One of the brands that has used dance the most in advertising has been Levi’s. In 2017, the popular American fashion brand launched some of the best ads of the year. Entitled “Circles”, it showed us different dances in different parts of the world. Set to the Jain artist’s song “Makeba,” the ad was praised by viewers for the way it celebrated both individual and community expression.
Coca-Cola – “Open that Coca-Cola”
Another brand that uses the dance in advertising is Coca-Cola. The optimistic sense that the brand imprints on Coca-Cola’s marketing and advertising strategy has led it to use dance as a way of expressing happiness. In 2021 they launched this campaign to try to express those universal and non-verbal reactions that you feel when opening a Coca-Cola and they did it with the help of the artist “Tyler, The Creator”. His song wants to evoke those dances that are most successful on Tik Tok.
Parkinson France – Parker
One of the most current advertising campaigns that have made use of dance has been carried out by the NGO Parkinson France. “Parker” is the title of the advertisement launched in 2022 with the idea of recreating the problems caused by Parkinson’s through dance and dancing. Thus, the fluid movements of the dance recreate the problems of the protagonist to carry out basic actions in her house. To the rhythm of “Oasis” by the artist “La Chica”, the choreographer Alejandra Capello devises a dance that recounts the impossibility of moving correctly due to Parkinson’s.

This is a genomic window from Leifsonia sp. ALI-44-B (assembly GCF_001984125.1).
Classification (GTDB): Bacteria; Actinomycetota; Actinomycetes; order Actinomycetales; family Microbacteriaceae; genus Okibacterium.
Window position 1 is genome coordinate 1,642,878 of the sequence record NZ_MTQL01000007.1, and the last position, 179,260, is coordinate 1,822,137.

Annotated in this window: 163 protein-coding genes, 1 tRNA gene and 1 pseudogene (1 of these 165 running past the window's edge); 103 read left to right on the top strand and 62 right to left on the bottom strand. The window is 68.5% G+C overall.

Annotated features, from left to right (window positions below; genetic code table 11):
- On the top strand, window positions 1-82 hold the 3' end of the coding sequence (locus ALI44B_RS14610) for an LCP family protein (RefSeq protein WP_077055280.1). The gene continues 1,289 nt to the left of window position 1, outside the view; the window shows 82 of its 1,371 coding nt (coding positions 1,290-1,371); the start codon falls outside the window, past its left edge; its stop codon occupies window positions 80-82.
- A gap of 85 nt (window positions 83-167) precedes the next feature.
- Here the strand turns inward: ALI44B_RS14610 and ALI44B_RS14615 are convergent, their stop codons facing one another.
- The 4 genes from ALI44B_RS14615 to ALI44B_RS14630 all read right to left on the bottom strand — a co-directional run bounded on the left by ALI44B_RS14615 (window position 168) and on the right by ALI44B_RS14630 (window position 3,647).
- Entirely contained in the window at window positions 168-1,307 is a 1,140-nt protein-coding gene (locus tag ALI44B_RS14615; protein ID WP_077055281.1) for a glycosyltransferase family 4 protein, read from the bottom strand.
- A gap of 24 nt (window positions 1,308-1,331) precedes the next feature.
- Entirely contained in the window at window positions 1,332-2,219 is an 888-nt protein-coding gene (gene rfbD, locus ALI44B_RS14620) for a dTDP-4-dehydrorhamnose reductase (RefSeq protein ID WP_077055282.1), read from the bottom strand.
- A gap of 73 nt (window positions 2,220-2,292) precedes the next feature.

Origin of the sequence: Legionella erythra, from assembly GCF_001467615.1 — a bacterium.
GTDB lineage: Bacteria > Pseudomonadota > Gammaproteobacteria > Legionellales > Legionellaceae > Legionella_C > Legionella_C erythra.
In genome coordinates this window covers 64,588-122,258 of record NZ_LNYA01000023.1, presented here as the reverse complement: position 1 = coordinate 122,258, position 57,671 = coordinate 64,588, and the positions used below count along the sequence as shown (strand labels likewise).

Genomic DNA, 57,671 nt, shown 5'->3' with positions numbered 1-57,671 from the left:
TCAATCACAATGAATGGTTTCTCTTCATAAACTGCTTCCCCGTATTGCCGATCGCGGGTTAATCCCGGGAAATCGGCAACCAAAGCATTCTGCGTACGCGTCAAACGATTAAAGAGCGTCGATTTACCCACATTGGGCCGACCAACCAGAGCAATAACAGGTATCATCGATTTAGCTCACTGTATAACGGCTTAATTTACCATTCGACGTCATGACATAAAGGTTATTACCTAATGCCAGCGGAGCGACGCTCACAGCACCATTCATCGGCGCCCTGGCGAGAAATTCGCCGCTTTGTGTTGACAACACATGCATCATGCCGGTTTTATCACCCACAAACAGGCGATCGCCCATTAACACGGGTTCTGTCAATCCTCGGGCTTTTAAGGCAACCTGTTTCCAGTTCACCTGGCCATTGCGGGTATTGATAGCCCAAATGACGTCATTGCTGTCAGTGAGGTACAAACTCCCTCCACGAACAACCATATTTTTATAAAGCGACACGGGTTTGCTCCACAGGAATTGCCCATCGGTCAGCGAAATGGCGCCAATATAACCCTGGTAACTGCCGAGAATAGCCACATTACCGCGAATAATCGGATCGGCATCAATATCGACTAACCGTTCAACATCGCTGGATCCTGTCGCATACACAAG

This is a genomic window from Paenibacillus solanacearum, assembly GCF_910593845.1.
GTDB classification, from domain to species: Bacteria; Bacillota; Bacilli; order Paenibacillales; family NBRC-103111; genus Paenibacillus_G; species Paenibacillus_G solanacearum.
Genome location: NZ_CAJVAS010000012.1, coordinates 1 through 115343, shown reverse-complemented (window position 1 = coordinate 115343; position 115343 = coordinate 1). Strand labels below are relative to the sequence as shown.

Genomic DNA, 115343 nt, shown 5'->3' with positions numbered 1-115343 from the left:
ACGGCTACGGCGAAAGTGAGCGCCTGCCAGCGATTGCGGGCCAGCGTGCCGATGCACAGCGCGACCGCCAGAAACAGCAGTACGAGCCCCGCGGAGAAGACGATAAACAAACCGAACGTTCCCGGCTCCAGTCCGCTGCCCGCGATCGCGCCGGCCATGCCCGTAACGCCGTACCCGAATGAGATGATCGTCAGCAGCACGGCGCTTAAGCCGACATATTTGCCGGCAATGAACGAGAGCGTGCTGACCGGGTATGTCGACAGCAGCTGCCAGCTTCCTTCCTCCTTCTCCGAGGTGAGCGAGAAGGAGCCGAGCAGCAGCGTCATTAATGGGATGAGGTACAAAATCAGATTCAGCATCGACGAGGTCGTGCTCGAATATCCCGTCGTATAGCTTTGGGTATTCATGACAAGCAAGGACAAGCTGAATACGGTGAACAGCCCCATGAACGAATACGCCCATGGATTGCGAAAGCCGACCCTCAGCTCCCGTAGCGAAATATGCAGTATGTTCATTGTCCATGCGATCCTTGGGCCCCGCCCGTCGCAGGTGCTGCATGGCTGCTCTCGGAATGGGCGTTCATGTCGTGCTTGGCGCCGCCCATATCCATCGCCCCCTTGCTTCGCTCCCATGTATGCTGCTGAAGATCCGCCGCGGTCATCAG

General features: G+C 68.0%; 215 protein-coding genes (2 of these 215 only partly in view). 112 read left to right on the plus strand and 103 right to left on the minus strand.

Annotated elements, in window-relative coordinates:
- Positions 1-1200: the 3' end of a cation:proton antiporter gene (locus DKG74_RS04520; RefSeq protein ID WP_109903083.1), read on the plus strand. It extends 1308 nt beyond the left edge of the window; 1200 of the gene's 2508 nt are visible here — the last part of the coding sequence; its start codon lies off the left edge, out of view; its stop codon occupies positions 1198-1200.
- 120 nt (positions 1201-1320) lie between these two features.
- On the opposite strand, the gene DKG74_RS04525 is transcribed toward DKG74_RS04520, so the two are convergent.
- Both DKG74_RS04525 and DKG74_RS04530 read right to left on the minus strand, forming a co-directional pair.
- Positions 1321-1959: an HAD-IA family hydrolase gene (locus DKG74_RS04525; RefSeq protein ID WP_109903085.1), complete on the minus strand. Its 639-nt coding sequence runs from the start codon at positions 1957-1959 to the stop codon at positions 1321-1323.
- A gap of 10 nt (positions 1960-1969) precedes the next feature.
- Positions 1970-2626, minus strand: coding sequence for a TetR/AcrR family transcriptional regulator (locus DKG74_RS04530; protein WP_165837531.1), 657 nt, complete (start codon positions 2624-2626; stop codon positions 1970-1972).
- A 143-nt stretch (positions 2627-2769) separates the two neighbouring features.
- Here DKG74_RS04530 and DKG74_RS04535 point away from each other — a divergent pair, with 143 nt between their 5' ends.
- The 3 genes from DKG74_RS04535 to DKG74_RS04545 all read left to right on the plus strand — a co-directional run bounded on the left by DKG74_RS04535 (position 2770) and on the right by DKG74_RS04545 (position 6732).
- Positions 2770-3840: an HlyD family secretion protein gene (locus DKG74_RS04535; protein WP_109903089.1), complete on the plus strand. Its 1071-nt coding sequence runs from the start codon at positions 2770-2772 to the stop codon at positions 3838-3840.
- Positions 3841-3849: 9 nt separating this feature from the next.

Ausonia – “Ballerinas”
Ausonia, the brand of feminine and masculine hygiene products, launched a new pad with a No Odor system. “The first compress with which you will feel doubly safe” was the slogan of the advertisement that, through a choreography, wants to demonstrate its effectiveness. “Dancers” is a “torture-test”, in which three pairs of dancers perform extreme dance postures in a metaphor of Ausonia and her “No Odor System”.
Evian – “Baby & Me”
One of the most popular commercials that make use of the dance is Evian’s “Baby & Me” in 2013. The bottled water brand used its slogan “Live Young” and launched this funny ad created by the BETC Paris agency with children as protagonists. To the rhythm of the version of “Here comes the Hotstepper” by Ini Kamoze, covered by DJ Yuksek, the commercial became viral throughout the world.
Microsoft – “Movement”
The rise of ultra-portable technological products such as ipads, tablets and small computers was fertile ground for advertising with dance as the protagonist. In 2012, Microsoft released “Surface”, a device that was an ultra-slim notebook that doubled as a tablet. To demonstrate such “lightness” he premiered “Movement”, an ad created by the D2DIO agency and directed by Jon M. Chu. Choreography was provided by Christopher Scott and Jamal Sims and music by “The Bangerz.”
T-Mobile – “Life’s for sharing”
And to finish our special report on dancing in advertising: the Flashmob carried out by T-Mobile at Liverpool Street Station in 2009. At a time when Flashmobs and Lipdubs were in fashion, the German telecommunications company presented its new phones in a peculiar way. Under the slogan “Life’s for sharing” they devised a spectacular flash mob at Liverpool’s “Street Station”. More than 350 people gathered to put together this spectacular video.